Technological advances have presented a wider array of creative options, including high-quality fabrics and countless embellishments.
J.D. Schwalm/The Clarion-Ledger
Jackie Razk, a student at Millsaps, discovered an interest in beaded rings when she saw them at an area business. She said it was a craft she could enjoy in the confines of her dorm room.
Touch of tradition
There's something to be said about carrying on traditions, too.
When Ashlinn Silvestrini was 10 years old, she was taught how to crochet by her grandmother. But it wasn't until her grandmother died two years ago that she truly became dedicated.
"It's a way to remember her," said Silvestrini, a 15-year-old student at St. Joseph's Catholic School.
And now that fiber arts are all the rage, Silvestrini has picked up where her grandmother left off and then some.
"If I showed (my friends) a blanket I'm making, they'd say 'Oh, that's sooo Grandma,' " she said. "But if I showed them a scarf, they'd say, 'Wow! How did you do that?' "
Avid quilter Jackie Watkins of Ridgeland, taught her daughter Jenny, 25, the art of quilting and its benefits while Jenny was on break from graduate school last year.
"It's a very soothing hobby," said Jackie Watkins, who runs Quilters by Heart's Desire in Rankin County. "You concentrate fully on what you're doing; if there is a problem in your life, it becomes secondary while you work on your quilt."
Jenny made her first quilt by cutting old jeans into 5-inch squares and sewing them together. Her mother hopes the practice will be passed to future generations.
"I didn't know my grandmother quilted until she passed away and I got one from her," Jackie Watkins said. "There was no passing on of tradition, so if any of my children take to sewing in any way, it gives me great pleasure."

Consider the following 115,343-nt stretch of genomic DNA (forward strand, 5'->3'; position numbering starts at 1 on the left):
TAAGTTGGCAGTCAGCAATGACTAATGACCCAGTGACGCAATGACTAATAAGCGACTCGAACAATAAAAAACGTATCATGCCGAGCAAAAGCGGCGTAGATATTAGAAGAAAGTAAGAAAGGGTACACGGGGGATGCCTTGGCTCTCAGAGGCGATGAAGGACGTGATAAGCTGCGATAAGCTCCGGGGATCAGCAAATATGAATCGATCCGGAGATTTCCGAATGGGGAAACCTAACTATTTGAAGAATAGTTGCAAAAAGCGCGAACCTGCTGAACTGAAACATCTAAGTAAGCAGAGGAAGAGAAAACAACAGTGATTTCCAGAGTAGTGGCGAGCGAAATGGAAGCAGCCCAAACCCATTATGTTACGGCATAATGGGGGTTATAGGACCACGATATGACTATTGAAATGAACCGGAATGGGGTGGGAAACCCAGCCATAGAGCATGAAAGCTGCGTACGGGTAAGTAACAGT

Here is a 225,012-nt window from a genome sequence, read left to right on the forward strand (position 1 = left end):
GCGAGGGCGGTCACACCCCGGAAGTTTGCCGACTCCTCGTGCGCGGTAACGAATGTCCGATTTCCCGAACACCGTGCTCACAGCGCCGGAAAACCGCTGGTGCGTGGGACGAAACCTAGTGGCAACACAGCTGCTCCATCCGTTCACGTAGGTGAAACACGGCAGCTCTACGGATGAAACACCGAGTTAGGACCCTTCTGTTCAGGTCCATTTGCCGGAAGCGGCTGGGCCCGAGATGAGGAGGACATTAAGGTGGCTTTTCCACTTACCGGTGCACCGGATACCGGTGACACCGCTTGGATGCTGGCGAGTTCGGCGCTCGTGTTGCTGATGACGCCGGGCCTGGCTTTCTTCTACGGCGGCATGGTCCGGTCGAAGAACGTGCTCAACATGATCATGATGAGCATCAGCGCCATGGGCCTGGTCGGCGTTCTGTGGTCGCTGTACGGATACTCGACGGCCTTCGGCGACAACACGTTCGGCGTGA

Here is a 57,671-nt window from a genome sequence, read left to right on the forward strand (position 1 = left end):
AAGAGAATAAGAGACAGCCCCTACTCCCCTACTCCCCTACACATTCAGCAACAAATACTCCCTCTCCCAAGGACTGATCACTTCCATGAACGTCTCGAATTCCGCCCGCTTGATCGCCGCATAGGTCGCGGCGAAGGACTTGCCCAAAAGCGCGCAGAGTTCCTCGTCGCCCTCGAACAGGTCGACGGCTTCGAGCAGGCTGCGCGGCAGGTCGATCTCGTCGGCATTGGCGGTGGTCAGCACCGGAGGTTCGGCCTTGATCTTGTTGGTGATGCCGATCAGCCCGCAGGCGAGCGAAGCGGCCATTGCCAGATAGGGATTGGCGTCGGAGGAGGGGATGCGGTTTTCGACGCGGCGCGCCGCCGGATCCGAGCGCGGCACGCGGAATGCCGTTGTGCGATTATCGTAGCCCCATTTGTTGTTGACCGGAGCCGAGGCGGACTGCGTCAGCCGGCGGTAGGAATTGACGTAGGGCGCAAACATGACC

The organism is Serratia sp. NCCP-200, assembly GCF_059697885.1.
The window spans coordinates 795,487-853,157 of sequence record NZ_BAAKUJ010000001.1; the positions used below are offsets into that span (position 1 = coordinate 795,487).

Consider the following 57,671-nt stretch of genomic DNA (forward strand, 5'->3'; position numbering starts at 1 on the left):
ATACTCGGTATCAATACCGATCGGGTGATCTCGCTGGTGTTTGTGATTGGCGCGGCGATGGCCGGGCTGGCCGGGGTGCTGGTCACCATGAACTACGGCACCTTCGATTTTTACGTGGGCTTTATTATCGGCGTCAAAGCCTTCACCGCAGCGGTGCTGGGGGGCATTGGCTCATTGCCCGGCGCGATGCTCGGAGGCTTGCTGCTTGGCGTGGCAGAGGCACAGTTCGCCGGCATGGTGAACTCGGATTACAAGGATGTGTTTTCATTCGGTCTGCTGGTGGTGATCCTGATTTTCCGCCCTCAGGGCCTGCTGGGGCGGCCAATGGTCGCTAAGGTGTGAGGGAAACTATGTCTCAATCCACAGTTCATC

A class act
How-to classes offered by specialty stores are becoming another vehicle for family bonding, with parents and children and friends attending together.
Village Beads in Ridgeland offers basic beading classes three times per week.
"They all get real excited once one of them does something, and it's so much fun then they'll bring all of their friends," said Ann Bankston, co-owner of Village Beads. "I've had a lot of mothers and daughters attend to get ready to make jewelry for bridesmaids, and there are a lot of guys who do jewelry."
Will Thompson, 17, quickly learned that making his own hippie-inspired hemp necklaces saved money and opened up social circles.
"When you make it yourself you know it's good quality, and it's a lot easier to meet people when you're doing something interesting," said Thompson, a student at Madison Central High School. "My friends see the ones I make and they all want one."
Thompson's place of solitude and inspiration is at the Ross Barnett Reservoir, where he goes after his three part-time jobs to fashion necklaces.
"Beading helped me creatively and got me really interested in arts and crafts, like ceramics and photography," he said. "It's more productive than just watching TV. It feels like you're accomplishing something."